Social Approaches to an Industrial Past: The Archaeology and Anthropology of Mining

By A. Bernard Knapp; Vincent C. Pigott et al. | Go to book overview

Chapter 14

Small-scale mining and smelting in ancient Cyprus

Vasiliki Kassianidou

ABSTRACT

Impressive slag heaps located in the mining areas of Cyprus’ Troodos Mountains are relics of the intensive exploitation of the island’s mineral resources and of a large-scale copper industry in antiquity. Yet only one primary smelting site has been excavated: this is a small copper workshop at Ayia Varvara Almyras. Traces of opencast mining and a small mine were located 30 m west of the smelting site. Its proximity to the ancient city of Idalion has raised the possibility that Almyras may have been one of the workshops supplying the kingdom of Idalion with copper. The archaeometallurgical finds include a roasting furnace and a variety of smelting furnaces, but slag is by far the most common find. The archaeological finds are limited to a small quantity of ceramic vessels, mainly of domestic and utilitarian nature, oil lamps, figurines and a spindle whorl. On the basis of the ceramic finds and radiocarbon dating of charcoal samples, the metallurgical activities at Almyras may be placed in three chronological phases, the earliest being the Cypro-Archaic (c. 600 BC) and the most recent the Hellenistic period (c. 150 BC). Before the discovery of Almyras, what we knew of the copper industry suggested that it was characterized by large-scale, centralized, state-run production areas, an impression confirmed in part by the enormous slag heaps. With the discovery of Almyras, however, we are now aware of another type of production centre which seems to have been active in parallel with the larger ones, but for a shorter period of time. This chapter presents the site of Almyras and discusses some of the ideas that have been formulated about the organization of an ancient small-scale copper-producing workshop.


INTRODUCTION

Although the earliest references to Cypriot copper (Muhly 1972:204) and the earliest archaeological evidence for mining in Cyprus (Merrillees 1984) date to the beginning of the second millennium BC, it is in the Late Bronze Age (LBA), in other words after the mid-second millennium BC, that large-scale production and long-distance trade of copper begin. From the LBA until the end of the

-226-

Notes for this page

Add a new note
If you are trying to select text to create highlights or citations, remember that you must now click or tap on the first word, and then click or tap on the last word.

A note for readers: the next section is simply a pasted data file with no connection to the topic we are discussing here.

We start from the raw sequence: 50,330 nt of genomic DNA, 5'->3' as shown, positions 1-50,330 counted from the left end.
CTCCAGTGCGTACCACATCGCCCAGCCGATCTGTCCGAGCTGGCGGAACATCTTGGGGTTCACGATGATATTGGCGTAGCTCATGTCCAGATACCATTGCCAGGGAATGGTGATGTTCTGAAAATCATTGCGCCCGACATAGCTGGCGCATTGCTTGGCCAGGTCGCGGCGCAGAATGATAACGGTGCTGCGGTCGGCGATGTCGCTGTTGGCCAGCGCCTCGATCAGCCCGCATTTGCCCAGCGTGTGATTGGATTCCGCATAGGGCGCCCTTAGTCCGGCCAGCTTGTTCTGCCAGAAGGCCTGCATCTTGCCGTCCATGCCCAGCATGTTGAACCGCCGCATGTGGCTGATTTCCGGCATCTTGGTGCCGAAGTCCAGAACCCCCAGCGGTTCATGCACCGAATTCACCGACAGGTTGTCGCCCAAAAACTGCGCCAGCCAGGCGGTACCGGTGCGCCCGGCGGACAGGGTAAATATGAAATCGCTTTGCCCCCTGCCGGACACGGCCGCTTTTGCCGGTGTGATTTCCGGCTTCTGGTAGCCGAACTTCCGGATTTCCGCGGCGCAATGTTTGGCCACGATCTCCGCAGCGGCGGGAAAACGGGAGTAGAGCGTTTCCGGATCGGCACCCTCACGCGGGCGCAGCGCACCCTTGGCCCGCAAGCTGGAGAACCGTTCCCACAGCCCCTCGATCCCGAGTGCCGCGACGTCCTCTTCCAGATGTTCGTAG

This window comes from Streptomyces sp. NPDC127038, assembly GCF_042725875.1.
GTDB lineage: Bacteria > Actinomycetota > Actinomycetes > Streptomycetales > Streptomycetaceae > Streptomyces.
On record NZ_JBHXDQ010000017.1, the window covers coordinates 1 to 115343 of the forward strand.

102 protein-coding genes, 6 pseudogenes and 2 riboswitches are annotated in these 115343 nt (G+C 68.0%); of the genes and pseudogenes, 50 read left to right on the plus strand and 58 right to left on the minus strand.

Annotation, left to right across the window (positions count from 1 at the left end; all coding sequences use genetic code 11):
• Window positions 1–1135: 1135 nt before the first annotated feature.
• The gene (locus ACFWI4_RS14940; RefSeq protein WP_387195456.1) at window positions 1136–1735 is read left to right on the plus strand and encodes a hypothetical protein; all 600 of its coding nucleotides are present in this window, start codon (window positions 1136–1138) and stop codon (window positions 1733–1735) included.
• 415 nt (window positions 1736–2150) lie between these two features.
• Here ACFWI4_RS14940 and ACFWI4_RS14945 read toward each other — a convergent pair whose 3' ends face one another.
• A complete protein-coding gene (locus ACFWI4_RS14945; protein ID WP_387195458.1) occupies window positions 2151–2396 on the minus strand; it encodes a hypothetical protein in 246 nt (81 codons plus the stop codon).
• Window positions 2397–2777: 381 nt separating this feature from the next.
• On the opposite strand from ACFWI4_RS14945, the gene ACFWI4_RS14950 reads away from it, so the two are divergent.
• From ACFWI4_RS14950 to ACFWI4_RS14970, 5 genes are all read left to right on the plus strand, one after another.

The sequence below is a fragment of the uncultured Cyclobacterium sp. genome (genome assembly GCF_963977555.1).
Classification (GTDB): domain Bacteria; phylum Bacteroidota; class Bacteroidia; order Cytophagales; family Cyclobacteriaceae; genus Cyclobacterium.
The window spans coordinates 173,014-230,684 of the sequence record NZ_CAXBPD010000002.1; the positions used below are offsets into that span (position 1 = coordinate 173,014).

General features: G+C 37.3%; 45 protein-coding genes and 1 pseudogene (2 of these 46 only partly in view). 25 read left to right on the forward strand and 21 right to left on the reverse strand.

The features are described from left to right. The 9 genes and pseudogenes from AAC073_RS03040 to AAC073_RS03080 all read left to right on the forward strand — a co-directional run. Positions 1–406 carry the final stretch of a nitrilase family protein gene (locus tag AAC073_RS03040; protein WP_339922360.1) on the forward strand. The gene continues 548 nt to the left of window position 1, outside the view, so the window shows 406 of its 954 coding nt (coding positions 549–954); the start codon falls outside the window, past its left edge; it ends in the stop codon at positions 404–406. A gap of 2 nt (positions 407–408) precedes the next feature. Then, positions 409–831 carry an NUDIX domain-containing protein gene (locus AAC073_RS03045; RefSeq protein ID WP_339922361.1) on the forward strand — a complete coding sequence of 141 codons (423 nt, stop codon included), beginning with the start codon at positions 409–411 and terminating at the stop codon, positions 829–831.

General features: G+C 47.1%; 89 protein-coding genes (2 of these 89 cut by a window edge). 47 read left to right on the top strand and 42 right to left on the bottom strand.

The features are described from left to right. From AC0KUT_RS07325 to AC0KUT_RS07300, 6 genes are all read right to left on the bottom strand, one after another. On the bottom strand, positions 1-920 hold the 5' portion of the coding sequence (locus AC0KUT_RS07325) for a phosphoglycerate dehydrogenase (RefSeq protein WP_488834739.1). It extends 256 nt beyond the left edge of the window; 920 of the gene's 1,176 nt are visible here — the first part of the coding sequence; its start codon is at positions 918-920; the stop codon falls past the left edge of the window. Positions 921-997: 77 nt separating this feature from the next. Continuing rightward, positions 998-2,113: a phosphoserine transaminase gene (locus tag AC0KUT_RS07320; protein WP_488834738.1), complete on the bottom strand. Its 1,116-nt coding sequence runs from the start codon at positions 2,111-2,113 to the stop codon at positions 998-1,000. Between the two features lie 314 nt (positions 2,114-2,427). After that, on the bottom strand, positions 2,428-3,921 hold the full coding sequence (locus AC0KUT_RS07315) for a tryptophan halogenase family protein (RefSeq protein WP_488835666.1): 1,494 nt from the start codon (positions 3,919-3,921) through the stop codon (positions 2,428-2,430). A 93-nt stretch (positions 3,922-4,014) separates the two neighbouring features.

One moment ...
Default project is now your active project.
Project items
Notes
Cite this page

Cited page

Style
Citations are available only to our active members.
Buy instant access to cite pages or passages in MLA 8, MLA 7, APA and Chicago citation styles.

(Einhorn, 1992, p. 25)

(Einhorn 25)

(Einhorn 25)

1. Lois J. Einhorn, Abraham Lincoln, the Orator: Penetrating the Lincoln Legend (Westport, CT: Greenwood Press, 1992), 25, http://www.questia.com/read/27419298.

Note: primary sources have slightly different requirements for citation. Please see these guidelines for more information.

Cited page

Bookmark this page
Social Approaches to an Industrial Past: The Archaeology and Anthropology of Mining
Table of contents

Table of contents

Settings

Settings

Typeface
Text size Smaller Larger Reset View mode
Search within

Search within this book

Look up

Look up a word

  • Dictionary
  • Thesaurus
Please submit a word or phrase above.
Print this page

Print this page

Why can't I print more than one page at a time?

Help
Full screen
Items saved from this book
  • Bookmarks
  • Highlights & Notes
  • Citations
/ 306

matching results for page

    Questia reader help

    How to highlight and cite specific passages

    1. Click or tap the first word you want to select.
    2. Click or tap the last word you want to select, and you’ll see everything in between get selected.
    3. You’ll then get a menu of options like creating a highlight or a citation from that passage of text.

    OK, got it!

    Cited passage

    Style
    Citations are available only to our active members.
    Buy instant access to cite pages or passages in MLA 8, MLA 7, APA and Chicago citation styles.

    "Portraying himself as an honest, ordinary person helped Lincoln identify with his audiences." (Einhorn, 1992, p. 25).

    "Portraying himself as an honest, ordinary person helped Lincoln identify with his audiences." (Einhorn 25)

    "Portraying himself as an honest, ordinary person helped Lincoln identify with his audiences." (Einhorn 25)

    "Portraying himself as an honest, ordinary person helped Lincoln identify with his audiences."1

    1. Lois J. Einhorn, Abraham Lincoln, the Orator: Penetrating the Lincoln Legend (Westport, CT: Greenwood Press, 1992), 25, http://www.questia.com/read/27419298.

    Cited passage

    Thanks for trying Questia!

    Please continue trying out our research tools, but please note, full functionality is available only to our active members.

    Your work will be lost once you leave this Web page.

    Buy instant access to save your work.

    Already a member? Log in now.

    Search by... Author
    Show... All Results Primary Sources Peer-reviewed

    Oops!

    An unknown error has occurred. Please click the button below to reload the page. If the problem persists, please try again in a little while.